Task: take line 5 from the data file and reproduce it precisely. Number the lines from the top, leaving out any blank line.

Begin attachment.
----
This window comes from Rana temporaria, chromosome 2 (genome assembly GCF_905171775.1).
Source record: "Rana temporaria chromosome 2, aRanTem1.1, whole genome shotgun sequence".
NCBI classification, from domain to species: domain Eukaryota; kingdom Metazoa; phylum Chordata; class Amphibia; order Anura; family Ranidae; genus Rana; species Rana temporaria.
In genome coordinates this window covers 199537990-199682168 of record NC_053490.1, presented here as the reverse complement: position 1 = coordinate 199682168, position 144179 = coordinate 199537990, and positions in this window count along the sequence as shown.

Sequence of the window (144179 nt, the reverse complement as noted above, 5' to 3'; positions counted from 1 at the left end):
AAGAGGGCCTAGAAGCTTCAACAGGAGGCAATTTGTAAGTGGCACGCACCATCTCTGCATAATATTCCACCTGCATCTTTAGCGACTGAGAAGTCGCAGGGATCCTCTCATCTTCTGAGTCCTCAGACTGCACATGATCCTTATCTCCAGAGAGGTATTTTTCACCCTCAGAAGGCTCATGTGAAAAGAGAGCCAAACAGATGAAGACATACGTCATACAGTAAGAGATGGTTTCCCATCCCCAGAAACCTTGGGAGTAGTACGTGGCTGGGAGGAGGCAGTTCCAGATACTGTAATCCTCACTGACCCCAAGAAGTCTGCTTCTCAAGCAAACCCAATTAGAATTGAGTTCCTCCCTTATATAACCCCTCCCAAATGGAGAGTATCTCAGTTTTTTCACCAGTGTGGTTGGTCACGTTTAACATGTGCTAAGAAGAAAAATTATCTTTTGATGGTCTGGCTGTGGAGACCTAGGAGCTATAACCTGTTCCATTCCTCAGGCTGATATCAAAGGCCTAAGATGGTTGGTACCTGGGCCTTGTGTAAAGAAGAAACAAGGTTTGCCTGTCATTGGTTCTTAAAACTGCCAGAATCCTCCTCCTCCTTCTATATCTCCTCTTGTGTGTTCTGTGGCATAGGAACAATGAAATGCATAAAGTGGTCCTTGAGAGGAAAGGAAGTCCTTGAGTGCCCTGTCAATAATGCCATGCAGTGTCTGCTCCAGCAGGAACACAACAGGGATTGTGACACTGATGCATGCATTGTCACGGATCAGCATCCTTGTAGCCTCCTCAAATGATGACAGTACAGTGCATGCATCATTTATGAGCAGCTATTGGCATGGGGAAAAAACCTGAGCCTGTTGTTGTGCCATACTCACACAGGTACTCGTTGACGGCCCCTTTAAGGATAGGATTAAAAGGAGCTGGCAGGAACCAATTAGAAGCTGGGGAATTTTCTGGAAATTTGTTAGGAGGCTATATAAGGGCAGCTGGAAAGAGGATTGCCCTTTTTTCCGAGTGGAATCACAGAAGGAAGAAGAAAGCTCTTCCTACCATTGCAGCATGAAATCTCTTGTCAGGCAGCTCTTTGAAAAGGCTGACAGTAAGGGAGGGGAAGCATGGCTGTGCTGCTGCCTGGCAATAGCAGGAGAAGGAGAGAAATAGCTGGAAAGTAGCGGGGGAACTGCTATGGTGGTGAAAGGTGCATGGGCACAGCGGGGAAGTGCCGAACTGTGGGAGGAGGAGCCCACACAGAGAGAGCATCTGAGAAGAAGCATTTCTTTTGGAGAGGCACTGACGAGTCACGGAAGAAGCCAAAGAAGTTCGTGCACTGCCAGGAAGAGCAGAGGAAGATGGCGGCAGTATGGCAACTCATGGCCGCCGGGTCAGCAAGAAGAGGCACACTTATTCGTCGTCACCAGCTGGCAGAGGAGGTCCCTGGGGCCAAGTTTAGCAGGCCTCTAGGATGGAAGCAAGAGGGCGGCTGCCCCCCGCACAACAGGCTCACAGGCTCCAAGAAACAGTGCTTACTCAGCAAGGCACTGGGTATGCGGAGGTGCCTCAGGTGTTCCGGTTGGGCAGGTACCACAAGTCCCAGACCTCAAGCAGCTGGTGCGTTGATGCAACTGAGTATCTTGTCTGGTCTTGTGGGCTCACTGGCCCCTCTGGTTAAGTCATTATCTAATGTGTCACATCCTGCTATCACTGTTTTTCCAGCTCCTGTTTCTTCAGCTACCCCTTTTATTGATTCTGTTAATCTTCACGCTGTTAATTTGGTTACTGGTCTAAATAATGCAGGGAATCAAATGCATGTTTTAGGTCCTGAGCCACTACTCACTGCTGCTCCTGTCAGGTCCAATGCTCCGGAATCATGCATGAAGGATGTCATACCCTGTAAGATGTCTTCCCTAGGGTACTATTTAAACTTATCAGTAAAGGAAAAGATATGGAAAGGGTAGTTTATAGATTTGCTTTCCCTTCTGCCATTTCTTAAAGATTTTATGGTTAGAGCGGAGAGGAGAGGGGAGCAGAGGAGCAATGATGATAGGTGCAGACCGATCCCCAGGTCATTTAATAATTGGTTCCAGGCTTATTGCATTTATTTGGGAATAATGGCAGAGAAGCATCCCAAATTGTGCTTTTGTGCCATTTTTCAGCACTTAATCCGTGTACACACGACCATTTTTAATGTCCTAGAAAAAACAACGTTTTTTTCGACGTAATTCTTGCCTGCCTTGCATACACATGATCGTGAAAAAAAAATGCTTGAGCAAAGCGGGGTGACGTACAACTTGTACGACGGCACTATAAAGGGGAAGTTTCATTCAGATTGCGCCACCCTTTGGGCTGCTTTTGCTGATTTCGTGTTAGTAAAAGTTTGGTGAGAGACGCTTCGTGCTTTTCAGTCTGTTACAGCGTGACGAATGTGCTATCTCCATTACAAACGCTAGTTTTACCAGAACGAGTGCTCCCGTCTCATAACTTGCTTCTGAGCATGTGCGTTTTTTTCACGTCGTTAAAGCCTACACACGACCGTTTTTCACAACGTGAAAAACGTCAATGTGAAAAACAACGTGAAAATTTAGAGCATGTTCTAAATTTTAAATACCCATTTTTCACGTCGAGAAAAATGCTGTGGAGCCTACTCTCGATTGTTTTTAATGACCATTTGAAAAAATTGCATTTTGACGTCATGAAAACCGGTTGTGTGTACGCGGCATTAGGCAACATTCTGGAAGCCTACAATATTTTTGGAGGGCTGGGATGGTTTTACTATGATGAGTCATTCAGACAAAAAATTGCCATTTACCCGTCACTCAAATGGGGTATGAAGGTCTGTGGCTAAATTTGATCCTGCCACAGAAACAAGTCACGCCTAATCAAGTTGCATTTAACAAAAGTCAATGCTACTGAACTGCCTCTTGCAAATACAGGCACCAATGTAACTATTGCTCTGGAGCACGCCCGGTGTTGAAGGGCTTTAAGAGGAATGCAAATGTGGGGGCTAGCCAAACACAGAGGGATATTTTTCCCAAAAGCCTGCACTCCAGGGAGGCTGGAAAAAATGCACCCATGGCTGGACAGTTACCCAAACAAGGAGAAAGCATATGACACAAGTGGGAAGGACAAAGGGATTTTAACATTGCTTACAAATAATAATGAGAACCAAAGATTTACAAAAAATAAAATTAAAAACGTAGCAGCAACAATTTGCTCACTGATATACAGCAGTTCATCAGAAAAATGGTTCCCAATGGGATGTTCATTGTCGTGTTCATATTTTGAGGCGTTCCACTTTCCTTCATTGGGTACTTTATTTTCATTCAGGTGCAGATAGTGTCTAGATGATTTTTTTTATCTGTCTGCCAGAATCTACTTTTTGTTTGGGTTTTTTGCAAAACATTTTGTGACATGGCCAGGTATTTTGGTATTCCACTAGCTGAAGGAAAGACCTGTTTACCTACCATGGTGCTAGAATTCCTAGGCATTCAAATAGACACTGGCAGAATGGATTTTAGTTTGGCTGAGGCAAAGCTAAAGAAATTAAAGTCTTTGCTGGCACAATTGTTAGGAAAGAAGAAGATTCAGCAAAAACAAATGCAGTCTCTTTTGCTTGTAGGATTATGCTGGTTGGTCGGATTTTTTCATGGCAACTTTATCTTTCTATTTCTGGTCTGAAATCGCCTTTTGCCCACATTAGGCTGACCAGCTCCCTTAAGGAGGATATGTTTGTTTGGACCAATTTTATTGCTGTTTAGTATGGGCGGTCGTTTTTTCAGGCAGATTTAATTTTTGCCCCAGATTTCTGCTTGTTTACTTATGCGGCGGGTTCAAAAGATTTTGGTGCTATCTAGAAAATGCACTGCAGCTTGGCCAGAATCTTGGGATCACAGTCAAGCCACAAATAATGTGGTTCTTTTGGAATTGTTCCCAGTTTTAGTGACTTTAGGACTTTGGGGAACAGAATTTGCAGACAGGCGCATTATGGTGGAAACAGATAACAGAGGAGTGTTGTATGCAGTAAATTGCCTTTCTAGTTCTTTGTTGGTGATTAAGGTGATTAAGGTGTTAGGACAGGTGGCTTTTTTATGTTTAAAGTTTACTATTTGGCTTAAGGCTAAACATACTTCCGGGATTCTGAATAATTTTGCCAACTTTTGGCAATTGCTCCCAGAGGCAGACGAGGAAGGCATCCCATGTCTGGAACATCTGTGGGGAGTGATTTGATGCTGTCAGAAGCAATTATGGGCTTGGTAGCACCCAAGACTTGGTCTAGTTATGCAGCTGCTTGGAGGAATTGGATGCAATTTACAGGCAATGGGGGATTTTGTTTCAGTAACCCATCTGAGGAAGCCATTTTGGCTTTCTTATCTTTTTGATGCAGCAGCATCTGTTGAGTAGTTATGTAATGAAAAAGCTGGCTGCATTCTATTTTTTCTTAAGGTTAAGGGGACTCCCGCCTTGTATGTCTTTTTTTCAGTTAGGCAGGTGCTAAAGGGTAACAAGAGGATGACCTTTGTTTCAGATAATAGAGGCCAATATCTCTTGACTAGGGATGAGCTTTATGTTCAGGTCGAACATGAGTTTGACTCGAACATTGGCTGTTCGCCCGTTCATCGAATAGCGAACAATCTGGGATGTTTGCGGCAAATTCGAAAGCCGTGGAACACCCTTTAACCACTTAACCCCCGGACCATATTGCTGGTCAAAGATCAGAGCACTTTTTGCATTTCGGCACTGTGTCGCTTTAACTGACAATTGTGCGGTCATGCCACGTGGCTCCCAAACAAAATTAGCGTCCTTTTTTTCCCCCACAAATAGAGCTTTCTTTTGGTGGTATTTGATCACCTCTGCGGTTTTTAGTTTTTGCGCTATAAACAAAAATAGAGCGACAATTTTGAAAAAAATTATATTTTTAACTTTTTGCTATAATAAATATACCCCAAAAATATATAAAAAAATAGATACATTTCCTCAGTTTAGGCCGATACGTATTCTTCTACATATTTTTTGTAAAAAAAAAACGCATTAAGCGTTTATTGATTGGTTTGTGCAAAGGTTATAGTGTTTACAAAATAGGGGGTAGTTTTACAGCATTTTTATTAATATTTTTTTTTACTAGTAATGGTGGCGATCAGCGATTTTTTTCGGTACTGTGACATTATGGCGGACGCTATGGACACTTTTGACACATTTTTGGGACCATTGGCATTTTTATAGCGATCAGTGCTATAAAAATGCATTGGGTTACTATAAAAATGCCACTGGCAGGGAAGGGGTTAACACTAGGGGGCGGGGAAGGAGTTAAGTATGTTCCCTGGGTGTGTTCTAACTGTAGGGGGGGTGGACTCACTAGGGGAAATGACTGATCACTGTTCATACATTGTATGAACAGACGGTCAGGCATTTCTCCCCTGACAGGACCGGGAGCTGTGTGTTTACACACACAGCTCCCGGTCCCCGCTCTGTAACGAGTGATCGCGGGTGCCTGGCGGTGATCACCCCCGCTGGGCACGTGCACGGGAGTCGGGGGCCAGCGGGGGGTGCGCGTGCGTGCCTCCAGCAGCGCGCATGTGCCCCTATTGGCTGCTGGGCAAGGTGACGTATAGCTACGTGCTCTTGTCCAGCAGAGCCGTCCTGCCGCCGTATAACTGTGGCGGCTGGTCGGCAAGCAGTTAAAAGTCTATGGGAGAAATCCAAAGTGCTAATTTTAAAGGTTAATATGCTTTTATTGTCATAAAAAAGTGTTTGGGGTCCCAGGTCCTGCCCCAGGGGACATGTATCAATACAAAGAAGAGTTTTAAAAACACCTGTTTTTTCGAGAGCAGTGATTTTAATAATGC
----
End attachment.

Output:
Sequence of the window (144179 nt, the reverse complement as noted above, 5' to 3'; positions counted from 1 at the left end):